9:  Epitaph in katakana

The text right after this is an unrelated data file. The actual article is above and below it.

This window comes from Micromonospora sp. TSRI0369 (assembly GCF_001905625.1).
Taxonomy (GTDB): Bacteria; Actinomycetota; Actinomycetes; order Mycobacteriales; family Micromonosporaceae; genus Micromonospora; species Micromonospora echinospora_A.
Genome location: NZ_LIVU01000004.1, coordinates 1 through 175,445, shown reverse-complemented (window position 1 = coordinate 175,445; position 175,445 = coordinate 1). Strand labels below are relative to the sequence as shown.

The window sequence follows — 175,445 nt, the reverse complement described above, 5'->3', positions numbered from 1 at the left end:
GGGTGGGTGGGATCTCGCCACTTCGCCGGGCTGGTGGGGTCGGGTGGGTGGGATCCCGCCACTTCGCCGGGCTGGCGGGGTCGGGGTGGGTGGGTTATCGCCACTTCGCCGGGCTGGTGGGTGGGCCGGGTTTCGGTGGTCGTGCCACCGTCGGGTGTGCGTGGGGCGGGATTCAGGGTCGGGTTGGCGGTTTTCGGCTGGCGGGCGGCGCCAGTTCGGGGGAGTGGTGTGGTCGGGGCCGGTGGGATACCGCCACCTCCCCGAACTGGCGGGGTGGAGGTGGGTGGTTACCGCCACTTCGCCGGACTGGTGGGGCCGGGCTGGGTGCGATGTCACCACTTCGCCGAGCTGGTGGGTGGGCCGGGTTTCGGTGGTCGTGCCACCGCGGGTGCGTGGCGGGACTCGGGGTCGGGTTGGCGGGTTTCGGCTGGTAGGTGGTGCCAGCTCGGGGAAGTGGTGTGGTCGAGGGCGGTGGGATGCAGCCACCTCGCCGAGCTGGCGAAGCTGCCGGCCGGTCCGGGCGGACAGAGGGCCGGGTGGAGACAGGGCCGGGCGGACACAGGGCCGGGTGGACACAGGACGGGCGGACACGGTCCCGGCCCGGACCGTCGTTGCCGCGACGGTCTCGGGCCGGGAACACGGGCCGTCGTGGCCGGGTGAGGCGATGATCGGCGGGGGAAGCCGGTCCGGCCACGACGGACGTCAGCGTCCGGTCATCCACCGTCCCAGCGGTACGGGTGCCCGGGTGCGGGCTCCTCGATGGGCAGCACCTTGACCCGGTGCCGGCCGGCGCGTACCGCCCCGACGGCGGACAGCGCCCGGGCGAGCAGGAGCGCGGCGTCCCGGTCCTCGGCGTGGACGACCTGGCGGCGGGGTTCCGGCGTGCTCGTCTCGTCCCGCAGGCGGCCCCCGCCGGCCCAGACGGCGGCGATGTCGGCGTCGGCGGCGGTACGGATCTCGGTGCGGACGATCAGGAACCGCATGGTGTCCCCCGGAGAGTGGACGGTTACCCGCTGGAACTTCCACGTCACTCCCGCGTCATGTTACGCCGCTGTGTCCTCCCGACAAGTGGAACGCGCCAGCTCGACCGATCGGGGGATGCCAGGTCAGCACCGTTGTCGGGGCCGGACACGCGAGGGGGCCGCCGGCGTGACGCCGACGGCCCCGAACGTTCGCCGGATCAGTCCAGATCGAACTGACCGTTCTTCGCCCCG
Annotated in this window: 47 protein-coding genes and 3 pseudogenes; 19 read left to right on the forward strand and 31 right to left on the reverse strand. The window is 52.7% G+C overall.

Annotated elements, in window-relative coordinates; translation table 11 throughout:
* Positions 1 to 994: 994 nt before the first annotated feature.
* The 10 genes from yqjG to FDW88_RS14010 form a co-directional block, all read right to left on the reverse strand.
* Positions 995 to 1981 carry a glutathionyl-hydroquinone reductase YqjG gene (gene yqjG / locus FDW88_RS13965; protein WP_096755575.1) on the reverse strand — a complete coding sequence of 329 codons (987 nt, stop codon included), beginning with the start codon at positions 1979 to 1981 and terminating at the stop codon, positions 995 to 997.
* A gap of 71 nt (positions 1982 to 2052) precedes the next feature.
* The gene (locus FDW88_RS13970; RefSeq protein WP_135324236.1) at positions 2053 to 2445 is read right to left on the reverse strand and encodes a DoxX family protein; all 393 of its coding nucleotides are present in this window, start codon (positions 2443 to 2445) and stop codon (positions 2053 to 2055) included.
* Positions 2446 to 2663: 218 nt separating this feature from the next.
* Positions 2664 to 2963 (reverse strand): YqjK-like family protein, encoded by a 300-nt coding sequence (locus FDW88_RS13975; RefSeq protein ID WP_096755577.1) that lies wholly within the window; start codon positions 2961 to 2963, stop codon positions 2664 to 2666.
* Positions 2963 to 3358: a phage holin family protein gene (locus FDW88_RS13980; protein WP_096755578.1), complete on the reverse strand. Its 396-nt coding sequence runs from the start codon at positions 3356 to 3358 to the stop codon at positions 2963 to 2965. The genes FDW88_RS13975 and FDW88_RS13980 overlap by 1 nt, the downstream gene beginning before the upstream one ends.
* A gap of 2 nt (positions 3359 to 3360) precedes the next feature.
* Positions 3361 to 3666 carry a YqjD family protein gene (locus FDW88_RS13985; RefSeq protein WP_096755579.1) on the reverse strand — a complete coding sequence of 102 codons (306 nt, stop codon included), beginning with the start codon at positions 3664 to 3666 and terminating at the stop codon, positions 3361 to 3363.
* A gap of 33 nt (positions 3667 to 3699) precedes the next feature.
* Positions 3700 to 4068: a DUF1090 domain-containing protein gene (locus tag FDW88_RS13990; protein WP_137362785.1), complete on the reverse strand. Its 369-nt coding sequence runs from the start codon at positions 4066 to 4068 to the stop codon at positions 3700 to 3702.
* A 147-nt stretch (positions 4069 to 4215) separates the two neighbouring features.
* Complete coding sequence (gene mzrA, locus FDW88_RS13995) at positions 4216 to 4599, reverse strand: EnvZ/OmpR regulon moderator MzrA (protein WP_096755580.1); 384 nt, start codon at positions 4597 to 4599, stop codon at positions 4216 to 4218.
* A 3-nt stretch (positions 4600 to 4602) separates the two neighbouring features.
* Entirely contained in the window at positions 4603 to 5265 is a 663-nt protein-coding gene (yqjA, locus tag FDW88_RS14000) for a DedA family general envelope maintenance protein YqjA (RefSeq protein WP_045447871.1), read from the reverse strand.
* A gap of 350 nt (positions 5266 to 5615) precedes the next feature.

Looking at the photo of Anne smiling, wearing a beautiful dress, I thought about her mother’s feelings. While Anne’s friends were getting married and living a happy life, she came to Japan alone, worked herself to the bone, and returned to her country sick. Even though she tenaciously followed her desire, and worked tirelessly in foreign countries, she must have been mortified. With nobody to talk to, she must have felt very lonely. These likely feelings of Anne’s mother stabbed my heart with pain. At the end of the letter, it said, “On the tombstone, Anne’s name is engraved in katakana also. That way, if you or any other Japanese visit England, it would be easy to find her.” I took a closer look at the photo and found “Anne Ross” in katakana. At that moment my mind was made up. I would travel to England without fail and visit Anne’s grave. I would convey to her mother how grateful I was to have met Anne, and tell her about the present situation in Japan.